Monday, June 25, 2012
Chris Hayes' Brilliant Iron Law of Meritocracy
by David Atkins
I've been reading Chris Hayes' superb and revelatory book Twilight of the Elites over the weekend. Delving into political non-fiction often arms me with facts I wasn't aware of, but rarely am I presented with new ideas I hadn't considered or grappled with before in some way.
Hayes' book does just that, asking profound questions about the very nature of society we are trying to build, and the arguments we are using to get there. One of Hayes' central arguments lies in the weakness of meritocracy as a principle for societal organization, riffing on Michels' classic "Iron Law of Oligarchy." He puts it thus (Chapter II, pp. 56-7):
In order to live up to its ideals, a meritocracy must comply with two principles. The first is the Principle of Difference, which holds that there is vast differentiation among people in their ability, and that we should embrace this natural hierarchy and set ourselves the task of matching the hardest working and most talented to the most difficult, important, and remunerative tasks.This may not sound terribly profound at first. Elites game the system for their own benefit. We know this.
The second is the Principle of Mobility. Over time, there must be some continuous competitive selection process that ensures that performance is rewarded and failure punished. That is, the delegation of duties cannot be simply made once and then fixed in place over a career or between generations. People must be able to rise and fall along with their accomplishments and failures...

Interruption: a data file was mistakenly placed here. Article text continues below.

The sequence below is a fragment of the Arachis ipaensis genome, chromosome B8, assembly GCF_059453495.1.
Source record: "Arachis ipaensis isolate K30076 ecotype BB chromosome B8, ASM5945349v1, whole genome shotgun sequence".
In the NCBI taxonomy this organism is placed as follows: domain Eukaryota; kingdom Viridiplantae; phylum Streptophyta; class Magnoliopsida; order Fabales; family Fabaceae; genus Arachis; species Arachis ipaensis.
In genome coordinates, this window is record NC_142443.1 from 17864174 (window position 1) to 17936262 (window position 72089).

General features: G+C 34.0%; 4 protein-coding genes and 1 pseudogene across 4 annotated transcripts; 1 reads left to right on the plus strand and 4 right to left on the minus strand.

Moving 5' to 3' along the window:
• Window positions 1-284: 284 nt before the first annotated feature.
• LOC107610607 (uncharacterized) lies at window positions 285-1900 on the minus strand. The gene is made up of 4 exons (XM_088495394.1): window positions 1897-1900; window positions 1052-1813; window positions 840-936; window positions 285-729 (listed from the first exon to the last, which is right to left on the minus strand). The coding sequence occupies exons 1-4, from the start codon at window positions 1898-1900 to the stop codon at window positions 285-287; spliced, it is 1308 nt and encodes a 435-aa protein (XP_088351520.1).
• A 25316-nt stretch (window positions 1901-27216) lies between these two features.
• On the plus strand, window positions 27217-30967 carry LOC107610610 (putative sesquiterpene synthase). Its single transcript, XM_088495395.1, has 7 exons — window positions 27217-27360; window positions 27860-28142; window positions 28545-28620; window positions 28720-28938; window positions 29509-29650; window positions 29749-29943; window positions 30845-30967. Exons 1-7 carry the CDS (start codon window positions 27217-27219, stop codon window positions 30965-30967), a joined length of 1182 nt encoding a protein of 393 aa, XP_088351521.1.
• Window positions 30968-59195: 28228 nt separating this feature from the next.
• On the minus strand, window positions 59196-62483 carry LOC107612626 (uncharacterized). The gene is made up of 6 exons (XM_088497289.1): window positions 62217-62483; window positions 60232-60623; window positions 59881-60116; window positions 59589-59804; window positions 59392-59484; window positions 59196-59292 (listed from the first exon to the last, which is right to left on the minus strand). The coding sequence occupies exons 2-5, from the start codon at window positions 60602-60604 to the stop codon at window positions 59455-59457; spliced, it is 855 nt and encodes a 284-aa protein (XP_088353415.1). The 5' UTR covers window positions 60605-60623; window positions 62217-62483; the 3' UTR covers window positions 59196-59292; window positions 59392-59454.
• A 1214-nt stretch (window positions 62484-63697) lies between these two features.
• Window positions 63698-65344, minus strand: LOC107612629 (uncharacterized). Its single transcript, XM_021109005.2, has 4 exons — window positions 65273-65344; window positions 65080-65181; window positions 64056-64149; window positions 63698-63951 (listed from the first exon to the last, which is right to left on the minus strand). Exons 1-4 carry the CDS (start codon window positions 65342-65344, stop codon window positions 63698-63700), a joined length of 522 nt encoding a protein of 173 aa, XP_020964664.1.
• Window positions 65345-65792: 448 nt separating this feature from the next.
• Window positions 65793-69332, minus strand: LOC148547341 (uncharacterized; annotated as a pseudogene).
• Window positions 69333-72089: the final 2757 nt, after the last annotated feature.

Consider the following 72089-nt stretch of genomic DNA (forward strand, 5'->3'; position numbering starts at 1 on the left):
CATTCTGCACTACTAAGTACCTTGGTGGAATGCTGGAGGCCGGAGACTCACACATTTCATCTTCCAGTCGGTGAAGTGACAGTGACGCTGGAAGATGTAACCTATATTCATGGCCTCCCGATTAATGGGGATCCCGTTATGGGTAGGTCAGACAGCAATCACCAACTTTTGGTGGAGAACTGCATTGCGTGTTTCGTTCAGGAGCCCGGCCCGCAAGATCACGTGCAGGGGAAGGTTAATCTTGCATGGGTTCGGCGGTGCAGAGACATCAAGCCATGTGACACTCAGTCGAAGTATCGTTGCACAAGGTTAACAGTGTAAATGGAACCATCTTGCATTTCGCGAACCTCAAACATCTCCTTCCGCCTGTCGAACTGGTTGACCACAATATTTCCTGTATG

At the broader social level it means we expect a high degree of social mobility. We hope that the talented children of the poor will ascend to positions of power and prestige while the mediocre sons of the wealthy will not be charged with life-and-death decisions. Over time, in other words, society will have mechanisms that act as a sort of pump, constantly ensuring that the talented and hardworking are propelled upward, while the mediocre trickle downward.
But this ideal, appealing as it may be, runs up against the reality of what I'll call the Iron Law of Meritocracy. The Iron Law of Meritocracy states that eventually the inequality produced by a meritocratic system will grow large enough to subvert the mechanisms of mobility. Unequal outcomes make equal opportunity impossible. The Principle of Difference will come to overwhelm the Principle of Mobility. Those who are able to climb up the ladder will find ways to pull it up after them, or to selectively lower it down to allow their friends, allies, and kin to scramble up. In other words: "Whoever says meritocracy says oligarchy."
But to point out that the success of elites in this regard is an inevitable consequence of a meritocratic society is to call into question the very foundation of the rhetoric and ideology of most of the left-leaning spectrum, from progressive to neoliberal. It shakes to the core much of the entire liberal program. As Hayes says on pages 47-8: